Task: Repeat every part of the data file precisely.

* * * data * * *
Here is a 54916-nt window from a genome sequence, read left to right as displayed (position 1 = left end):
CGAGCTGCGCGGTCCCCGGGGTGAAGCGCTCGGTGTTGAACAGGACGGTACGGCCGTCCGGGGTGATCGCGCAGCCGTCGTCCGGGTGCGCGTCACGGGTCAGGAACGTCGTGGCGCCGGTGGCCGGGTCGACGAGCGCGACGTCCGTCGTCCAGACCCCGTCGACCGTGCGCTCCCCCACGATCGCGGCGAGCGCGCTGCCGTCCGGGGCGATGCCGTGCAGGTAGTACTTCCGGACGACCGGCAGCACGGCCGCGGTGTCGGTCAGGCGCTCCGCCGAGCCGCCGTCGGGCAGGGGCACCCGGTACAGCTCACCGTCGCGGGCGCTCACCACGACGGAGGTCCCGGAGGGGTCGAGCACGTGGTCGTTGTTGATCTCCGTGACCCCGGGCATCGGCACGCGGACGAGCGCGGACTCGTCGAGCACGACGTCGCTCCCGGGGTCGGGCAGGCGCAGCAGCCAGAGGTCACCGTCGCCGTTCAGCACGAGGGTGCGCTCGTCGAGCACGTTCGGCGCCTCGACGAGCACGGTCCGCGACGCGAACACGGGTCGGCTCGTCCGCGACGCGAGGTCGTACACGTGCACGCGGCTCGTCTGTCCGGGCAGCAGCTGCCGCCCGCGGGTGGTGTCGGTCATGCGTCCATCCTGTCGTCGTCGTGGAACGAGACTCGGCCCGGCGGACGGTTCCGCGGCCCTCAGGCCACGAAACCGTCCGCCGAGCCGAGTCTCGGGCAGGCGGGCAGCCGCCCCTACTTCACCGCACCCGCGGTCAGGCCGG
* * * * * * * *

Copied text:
Here is a 54916-nt window from a genome sequence, read left to right as displayed (position 1 = left end):
CGAGCTGCGCGGTCCCCGGGGTGAAGCGCTCGGTGTTGAACAGGACGGTACGGCCGTCCGGGGTGATCGCGCAGCCGTCGTCCGGGTGCGCGTCACGGGTCAGGAACGTCGTGGCGCCGGTGGCCGGGTCGACGAGCGCGACGTCCGTCGTCCAGACCCCGTCGACCGTGCGCTCCCCCACGATCGCGGCGAGCGCGCTGCCGTCCGGGGCGATGCCGTGCAGGTAGTACTTCCGGACGACCGGCAGCACGGCCGCGGTGTCGGTCAGGCGCTCCGCCGAGCCGCCGTCGGGCAGGGGCACCCGGTACAGCTCACCGTCGCGGGCGCTCACCACGACGGAGGTCCCGGAGGGGTCGAGCACGTGGTCGTTGTTGATCTCCGTGACCCCGGGCATCGGCACGCGGACGAGCGCGGACTCGTCGAGCACGACGTCGCTCCCGGGGTCGGGCAGGCGCAGCAGCCAGAGGTCACCGTCGCCGTTCAGCACGAGGGTGCGCTCGTCGAGCACGTTCGGCGCCTCGACGAGCACGGTCCGCGACGCGAACACGGGTCGGCTCGTCCGCGACGCGAGGTCGTACACGTGCACGCGGCTCGTCTGTCCGGGCAGCAGCTGCCGCCCGCGGGTGGTGTCGGTCATGCGTCCATCCTGTCGTCGTCGTGGAACGAGACTCGGCCCGGCGGACGGTTCCGCGGCCCTCAGGCCACGAAACCGTCCGCCGAGCCGAGTCTCGGGCAGGCGGGCAGCCGCCCCTACTTCACCGCACCCGCGGTCAGGCCGG